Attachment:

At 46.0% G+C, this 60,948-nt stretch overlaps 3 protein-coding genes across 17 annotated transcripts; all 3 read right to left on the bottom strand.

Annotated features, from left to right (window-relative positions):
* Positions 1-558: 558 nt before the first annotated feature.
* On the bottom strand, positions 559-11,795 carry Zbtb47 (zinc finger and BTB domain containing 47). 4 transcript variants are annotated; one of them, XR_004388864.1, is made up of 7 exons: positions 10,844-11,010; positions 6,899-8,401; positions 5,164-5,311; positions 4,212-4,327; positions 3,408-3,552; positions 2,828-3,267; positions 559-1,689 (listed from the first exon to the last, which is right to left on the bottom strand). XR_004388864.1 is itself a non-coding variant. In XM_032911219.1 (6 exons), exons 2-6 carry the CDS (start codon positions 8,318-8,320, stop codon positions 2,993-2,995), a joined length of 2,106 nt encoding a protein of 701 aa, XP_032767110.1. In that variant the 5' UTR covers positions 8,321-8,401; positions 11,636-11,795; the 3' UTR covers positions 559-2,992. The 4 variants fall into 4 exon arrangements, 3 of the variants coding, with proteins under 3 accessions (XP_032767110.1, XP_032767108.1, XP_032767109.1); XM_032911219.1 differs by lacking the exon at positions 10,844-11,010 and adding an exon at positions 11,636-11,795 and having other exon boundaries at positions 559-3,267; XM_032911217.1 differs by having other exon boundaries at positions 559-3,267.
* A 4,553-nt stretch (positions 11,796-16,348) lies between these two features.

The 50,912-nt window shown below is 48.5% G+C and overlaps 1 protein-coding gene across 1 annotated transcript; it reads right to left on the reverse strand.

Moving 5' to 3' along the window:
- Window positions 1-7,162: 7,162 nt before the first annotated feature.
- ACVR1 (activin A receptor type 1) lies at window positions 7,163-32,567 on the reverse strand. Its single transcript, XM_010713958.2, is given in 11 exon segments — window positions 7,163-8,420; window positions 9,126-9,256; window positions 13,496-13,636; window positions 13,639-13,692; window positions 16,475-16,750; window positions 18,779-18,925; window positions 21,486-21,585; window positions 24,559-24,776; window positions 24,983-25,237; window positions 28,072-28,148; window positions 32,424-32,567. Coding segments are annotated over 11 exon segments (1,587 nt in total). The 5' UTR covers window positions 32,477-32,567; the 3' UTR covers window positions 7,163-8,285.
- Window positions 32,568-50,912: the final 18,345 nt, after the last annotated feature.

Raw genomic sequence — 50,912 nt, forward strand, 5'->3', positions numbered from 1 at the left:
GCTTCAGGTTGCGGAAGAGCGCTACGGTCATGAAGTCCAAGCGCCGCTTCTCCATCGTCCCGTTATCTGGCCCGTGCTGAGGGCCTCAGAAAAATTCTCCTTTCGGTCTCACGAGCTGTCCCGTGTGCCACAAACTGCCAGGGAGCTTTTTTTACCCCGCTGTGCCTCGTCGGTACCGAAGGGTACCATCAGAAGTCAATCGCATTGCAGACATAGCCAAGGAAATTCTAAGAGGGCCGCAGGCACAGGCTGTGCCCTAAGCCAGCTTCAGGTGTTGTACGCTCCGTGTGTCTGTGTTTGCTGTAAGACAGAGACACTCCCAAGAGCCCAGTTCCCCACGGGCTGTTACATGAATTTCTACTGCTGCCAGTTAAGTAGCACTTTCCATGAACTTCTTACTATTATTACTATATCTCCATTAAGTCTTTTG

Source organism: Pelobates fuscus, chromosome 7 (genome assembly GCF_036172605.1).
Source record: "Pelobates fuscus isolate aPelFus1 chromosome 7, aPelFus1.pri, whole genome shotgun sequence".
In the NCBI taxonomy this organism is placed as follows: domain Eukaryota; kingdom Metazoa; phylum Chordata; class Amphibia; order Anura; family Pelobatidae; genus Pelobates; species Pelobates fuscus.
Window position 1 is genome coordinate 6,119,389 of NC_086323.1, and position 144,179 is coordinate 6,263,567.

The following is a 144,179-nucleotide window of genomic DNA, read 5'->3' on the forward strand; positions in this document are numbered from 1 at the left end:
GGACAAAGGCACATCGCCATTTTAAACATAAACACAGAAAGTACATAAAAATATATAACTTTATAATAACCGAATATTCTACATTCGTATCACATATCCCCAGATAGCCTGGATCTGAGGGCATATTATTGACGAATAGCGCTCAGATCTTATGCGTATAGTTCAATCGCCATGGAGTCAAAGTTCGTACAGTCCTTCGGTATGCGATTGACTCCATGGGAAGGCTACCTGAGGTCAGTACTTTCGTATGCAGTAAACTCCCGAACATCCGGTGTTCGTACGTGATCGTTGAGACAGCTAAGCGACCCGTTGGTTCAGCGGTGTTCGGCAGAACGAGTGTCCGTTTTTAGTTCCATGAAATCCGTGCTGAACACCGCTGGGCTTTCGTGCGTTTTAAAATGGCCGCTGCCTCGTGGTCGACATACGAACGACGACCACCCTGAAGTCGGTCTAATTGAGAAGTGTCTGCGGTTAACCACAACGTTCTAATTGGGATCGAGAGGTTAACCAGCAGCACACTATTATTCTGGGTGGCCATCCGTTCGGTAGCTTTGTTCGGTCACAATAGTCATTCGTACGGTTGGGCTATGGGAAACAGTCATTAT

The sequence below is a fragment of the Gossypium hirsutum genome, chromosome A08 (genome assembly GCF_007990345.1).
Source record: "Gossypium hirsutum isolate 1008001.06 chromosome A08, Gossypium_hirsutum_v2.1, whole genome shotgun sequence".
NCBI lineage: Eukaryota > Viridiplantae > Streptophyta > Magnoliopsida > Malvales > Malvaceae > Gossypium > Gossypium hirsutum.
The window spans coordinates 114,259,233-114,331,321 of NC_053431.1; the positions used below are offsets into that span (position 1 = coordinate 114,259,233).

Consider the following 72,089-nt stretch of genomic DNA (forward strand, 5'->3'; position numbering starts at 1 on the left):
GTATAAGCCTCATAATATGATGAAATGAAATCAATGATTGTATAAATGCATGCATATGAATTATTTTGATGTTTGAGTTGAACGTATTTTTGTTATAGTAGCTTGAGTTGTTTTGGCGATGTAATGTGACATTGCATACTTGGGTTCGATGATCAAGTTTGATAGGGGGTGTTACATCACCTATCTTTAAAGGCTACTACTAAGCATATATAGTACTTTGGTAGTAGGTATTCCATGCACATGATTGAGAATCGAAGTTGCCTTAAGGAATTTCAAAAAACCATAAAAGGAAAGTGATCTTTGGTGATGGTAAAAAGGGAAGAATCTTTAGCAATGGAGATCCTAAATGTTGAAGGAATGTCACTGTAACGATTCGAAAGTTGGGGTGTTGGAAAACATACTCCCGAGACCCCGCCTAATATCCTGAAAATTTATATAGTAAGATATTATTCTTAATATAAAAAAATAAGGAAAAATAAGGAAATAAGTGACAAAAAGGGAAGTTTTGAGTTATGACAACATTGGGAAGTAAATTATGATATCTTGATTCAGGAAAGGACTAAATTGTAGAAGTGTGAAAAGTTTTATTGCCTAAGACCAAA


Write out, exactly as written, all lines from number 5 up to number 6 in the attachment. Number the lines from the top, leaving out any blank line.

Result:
* A 4,553-nt stretch (positions 11,796-16,348) lies between these two features.

The 50,912-nt window shown below is 48.5% G+C and overlaps 1 protein-coding gene across 1 annotated transcript; it reads right to left on the reverse strand.